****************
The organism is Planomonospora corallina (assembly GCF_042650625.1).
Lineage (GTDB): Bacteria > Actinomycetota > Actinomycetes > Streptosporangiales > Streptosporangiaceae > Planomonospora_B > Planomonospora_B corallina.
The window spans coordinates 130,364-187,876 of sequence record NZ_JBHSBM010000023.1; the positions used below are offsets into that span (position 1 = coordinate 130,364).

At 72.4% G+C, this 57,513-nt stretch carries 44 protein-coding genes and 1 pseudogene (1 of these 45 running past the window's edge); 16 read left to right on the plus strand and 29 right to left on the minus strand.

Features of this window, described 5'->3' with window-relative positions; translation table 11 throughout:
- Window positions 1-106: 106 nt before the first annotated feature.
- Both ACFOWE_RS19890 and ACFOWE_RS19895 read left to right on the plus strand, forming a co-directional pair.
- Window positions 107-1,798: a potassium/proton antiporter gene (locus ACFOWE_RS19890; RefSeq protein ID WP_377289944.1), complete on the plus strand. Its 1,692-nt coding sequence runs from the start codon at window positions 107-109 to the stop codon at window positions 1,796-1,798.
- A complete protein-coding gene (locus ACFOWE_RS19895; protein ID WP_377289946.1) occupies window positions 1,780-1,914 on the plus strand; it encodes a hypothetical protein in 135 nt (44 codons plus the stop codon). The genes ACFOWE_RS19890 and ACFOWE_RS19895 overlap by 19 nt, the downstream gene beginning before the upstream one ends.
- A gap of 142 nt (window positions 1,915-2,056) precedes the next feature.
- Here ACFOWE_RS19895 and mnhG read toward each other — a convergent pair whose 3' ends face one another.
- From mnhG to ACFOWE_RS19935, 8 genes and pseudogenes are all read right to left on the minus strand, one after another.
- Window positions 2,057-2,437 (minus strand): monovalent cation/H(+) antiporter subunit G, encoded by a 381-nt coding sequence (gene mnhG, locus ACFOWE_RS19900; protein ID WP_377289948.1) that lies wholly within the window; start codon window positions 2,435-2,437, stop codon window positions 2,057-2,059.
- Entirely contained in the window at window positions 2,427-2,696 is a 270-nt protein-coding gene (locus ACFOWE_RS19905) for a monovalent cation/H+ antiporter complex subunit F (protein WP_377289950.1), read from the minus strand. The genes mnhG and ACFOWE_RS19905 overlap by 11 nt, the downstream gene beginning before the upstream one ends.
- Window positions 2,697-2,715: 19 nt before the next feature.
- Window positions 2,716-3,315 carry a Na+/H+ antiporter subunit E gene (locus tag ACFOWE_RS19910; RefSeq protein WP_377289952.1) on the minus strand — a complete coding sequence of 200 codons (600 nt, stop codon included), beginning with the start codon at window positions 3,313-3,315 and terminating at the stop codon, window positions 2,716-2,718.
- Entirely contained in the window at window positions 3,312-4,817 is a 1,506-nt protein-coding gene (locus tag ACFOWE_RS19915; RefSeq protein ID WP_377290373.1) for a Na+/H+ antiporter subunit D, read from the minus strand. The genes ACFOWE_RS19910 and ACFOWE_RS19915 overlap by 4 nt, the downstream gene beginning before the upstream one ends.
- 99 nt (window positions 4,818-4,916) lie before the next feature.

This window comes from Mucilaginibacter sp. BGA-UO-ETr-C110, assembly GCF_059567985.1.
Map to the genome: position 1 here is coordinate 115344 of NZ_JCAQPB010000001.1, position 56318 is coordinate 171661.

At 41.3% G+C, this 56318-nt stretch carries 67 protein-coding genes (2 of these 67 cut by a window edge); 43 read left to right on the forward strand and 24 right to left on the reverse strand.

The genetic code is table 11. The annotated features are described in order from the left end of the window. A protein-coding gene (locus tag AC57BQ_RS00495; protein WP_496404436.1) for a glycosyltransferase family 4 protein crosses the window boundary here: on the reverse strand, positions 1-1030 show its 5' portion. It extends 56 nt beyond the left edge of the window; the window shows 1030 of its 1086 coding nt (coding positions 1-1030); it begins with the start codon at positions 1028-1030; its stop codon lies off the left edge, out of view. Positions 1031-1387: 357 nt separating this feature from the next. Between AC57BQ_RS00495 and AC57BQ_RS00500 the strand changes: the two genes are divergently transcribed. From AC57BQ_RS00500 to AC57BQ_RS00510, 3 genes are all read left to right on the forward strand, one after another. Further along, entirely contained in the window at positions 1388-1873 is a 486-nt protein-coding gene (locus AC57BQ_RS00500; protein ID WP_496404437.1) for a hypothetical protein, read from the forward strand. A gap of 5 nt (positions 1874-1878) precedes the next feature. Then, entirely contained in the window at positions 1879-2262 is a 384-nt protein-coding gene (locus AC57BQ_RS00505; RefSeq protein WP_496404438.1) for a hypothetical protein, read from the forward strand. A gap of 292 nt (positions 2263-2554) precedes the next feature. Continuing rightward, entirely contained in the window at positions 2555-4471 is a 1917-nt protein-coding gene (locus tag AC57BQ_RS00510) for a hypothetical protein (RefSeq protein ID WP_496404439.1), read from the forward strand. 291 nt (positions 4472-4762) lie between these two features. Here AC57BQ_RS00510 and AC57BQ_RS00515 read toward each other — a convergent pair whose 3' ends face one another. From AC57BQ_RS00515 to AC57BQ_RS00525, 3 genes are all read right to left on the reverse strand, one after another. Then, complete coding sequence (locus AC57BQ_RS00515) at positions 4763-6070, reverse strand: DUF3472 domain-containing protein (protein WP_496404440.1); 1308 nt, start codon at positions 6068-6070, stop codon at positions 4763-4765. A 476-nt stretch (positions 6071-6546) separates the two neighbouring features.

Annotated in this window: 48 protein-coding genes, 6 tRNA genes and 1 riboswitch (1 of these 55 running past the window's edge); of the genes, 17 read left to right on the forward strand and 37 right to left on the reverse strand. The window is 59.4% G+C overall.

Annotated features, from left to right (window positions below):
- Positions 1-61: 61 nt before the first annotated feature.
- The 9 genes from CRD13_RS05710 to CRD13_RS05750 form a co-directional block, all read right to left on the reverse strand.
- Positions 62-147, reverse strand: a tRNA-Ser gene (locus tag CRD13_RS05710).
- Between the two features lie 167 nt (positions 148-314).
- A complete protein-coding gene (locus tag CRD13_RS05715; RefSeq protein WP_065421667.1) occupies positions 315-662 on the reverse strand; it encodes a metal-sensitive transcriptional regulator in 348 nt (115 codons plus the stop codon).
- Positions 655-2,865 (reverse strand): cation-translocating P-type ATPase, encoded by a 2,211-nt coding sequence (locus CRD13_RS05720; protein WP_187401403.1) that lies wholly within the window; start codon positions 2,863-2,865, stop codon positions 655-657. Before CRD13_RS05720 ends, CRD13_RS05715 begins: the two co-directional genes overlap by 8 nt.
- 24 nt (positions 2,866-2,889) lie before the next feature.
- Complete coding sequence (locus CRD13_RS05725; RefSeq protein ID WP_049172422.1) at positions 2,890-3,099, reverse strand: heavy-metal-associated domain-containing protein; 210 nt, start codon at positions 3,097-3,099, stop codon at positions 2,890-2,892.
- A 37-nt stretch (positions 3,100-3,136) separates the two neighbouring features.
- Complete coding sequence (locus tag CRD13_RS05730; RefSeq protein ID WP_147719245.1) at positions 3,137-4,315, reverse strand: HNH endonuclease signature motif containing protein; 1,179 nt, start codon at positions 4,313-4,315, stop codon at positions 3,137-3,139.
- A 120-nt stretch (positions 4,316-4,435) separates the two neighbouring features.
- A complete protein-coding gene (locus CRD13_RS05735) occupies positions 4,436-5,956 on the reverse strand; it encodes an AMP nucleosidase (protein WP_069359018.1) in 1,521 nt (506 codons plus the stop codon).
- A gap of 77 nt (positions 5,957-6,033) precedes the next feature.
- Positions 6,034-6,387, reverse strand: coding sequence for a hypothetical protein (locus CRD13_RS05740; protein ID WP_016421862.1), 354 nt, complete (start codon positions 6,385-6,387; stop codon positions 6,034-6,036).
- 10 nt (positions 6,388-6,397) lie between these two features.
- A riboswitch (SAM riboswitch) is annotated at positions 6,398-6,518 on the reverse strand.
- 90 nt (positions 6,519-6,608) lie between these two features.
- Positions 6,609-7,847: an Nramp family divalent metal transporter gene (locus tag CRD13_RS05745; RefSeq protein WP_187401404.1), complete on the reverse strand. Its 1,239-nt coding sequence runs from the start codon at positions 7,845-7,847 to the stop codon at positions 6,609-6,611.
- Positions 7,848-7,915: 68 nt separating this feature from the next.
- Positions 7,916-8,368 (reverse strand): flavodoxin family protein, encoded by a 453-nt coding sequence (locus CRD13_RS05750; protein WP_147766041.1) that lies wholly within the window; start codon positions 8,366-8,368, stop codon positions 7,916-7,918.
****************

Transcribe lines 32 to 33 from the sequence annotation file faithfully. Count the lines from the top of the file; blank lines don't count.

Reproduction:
- Complete coding sequence (locus CRD13_RS05725; RefSeq protein ID WP_049172422.1) at positions 2,890-3,099, reverse strand: heavy-metal-associated domain-containing protein; 210 nt, start codon at positions 3,097-3,099, stop codon at positions 2,890-2,892.
- A 37-nt stretch (positions 3,100-3,136) separates the two neighbouring features.